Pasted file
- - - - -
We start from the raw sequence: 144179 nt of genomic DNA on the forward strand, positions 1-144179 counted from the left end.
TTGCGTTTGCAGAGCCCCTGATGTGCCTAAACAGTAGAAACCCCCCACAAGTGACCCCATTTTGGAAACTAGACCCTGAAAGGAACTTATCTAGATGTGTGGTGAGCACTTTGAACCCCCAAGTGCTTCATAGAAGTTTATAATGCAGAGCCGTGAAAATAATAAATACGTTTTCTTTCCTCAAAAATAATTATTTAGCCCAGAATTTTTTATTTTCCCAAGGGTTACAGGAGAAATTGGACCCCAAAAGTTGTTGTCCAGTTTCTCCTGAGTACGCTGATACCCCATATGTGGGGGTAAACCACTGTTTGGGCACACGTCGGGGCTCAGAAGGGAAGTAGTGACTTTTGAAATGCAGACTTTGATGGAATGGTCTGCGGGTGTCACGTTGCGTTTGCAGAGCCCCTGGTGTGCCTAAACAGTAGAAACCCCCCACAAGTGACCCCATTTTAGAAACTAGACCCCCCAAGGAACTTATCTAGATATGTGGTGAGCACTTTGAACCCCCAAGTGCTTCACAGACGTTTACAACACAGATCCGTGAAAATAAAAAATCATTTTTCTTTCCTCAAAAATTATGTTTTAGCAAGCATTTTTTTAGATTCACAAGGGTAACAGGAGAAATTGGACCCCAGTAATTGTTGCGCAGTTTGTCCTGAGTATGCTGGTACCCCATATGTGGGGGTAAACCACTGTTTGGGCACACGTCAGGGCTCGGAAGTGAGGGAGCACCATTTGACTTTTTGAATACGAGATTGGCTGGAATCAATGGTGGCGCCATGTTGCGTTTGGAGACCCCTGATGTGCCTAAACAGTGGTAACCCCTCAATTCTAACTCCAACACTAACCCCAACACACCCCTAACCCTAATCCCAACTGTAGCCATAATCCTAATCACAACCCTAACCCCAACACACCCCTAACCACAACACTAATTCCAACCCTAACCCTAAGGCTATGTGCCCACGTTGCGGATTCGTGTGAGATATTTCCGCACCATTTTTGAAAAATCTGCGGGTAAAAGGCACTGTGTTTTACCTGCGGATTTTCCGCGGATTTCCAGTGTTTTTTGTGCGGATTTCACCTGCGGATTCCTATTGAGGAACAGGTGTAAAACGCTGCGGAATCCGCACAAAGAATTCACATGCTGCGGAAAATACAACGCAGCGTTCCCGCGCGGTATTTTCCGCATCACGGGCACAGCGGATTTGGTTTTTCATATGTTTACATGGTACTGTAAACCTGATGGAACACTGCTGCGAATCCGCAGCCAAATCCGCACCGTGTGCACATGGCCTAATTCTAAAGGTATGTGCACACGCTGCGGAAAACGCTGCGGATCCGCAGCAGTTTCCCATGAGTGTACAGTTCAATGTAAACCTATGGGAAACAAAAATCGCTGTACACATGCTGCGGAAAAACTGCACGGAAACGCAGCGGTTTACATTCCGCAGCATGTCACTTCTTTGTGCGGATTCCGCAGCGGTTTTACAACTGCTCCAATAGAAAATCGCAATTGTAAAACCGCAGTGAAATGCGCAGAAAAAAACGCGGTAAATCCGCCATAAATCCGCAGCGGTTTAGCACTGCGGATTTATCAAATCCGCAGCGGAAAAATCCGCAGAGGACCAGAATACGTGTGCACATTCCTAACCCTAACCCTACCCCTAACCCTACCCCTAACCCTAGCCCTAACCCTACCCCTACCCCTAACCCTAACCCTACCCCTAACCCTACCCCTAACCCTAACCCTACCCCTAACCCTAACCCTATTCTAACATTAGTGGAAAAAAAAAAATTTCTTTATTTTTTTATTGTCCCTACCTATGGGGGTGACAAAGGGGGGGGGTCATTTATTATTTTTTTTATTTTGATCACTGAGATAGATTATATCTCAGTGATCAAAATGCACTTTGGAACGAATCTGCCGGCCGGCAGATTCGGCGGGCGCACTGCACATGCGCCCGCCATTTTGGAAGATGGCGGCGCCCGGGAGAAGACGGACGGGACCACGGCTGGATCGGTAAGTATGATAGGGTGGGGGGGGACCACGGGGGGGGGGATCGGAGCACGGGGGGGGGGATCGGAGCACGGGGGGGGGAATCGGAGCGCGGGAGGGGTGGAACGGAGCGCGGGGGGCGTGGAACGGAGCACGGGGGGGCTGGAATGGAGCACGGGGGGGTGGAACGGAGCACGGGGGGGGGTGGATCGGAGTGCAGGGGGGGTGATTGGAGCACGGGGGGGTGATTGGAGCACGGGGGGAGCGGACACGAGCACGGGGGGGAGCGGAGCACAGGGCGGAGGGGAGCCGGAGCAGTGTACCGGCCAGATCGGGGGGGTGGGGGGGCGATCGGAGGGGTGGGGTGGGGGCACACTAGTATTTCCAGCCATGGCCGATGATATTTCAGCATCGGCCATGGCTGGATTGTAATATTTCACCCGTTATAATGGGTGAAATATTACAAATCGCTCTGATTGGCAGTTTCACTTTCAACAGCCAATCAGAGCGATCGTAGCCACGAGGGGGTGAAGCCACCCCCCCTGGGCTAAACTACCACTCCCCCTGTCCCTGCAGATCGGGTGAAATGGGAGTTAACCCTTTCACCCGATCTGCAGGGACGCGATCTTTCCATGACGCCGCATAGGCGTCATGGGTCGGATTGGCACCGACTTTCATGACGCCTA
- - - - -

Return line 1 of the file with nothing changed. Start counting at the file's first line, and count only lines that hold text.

We start from the raw sequence: 144179 nt of genomic DNA on the forward strand, positions 1-144179 counted from the left end.